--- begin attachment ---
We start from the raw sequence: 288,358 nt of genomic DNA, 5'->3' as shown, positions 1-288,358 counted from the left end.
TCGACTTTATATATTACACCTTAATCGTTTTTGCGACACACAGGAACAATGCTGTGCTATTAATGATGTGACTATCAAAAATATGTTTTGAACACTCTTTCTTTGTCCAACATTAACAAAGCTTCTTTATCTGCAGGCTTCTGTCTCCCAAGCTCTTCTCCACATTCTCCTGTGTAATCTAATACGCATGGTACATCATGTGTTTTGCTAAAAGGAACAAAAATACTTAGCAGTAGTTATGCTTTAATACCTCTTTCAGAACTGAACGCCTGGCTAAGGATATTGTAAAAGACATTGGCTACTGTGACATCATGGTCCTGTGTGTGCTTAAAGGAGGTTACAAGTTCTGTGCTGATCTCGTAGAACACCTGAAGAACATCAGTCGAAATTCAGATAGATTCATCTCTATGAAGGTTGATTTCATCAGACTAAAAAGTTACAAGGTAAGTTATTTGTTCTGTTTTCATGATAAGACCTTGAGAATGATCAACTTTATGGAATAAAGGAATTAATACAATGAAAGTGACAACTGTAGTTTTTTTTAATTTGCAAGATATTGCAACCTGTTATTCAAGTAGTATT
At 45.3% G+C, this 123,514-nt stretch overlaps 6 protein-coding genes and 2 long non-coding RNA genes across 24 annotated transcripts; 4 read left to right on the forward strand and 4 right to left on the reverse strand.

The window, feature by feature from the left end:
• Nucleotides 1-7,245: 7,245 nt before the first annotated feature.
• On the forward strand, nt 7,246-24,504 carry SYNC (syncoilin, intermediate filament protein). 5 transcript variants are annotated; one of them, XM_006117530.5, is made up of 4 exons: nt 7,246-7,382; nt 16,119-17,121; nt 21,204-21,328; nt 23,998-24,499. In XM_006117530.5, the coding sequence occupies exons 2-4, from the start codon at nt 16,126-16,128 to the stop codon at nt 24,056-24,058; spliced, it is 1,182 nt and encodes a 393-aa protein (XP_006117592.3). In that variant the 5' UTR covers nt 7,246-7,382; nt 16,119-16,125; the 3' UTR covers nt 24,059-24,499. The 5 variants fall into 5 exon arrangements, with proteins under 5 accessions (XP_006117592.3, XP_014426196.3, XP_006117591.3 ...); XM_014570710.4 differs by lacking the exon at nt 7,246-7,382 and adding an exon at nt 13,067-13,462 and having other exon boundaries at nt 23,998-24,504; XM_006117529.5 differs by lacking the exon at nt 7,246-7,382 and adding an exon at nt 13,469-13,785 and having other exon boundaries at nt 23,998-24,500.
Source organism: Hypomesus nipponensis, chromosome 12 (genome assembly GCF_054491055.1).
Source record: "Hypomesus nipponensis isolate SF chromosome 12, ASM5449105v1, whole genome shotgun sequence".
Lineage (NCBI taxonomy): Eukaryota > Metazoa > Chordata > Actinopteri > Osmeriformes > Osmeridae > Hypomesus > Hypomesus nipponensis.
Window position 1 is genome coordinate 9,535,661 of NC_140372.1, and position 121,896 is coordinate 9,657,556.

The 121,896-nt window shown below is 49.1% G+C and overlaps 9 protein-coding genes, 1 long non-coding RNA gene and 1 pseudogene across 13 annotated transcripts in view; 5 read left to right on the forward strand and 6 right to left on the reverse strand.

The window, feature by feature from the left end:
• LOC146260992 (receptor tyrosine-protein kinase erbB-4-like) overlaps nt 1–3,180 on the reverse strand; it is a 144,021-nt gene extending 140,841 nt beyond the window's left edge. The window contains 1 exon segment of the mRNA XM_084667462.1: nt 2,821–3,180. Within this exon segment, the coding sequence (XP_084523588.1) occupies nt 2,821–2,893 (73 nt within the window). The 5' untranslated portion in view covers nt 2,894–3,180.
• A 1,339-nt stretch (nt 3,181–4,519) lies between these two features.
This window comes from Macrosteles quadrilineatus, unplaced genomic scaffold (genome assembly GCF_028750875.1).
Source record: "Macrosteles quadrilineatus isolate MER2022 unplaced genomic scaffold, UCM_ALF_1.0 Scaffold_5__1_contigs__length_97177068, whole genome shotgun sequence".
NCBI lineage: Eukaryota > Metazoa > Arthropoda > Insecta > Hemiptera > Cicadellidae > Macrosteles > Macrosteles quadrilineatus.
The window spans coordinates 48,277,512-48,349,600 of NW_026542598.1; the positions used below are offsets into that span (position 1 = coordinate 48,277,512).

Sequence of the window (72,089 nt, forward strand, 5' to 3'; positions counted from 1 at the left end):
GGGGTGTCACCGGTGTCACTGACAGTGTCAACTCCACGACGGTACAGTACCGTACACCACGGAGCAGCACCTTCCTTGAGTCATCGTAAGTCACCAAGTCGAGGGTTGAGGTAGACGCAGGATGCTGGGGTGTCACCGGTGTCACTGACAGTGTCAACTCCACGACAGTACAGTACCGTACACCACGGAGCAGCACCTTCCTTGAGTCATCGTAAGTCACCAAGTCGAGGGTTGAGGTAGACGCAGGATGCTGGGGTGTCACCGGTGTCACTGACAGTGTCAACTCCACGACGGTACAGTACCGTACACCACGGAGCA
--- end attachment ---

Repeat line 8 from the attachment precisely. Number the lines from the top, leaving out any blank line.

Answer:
Source record: "Hypomesus nipponensis isolate SF chromosome 12, ASM5449105v1, whole genome shotgun sequence".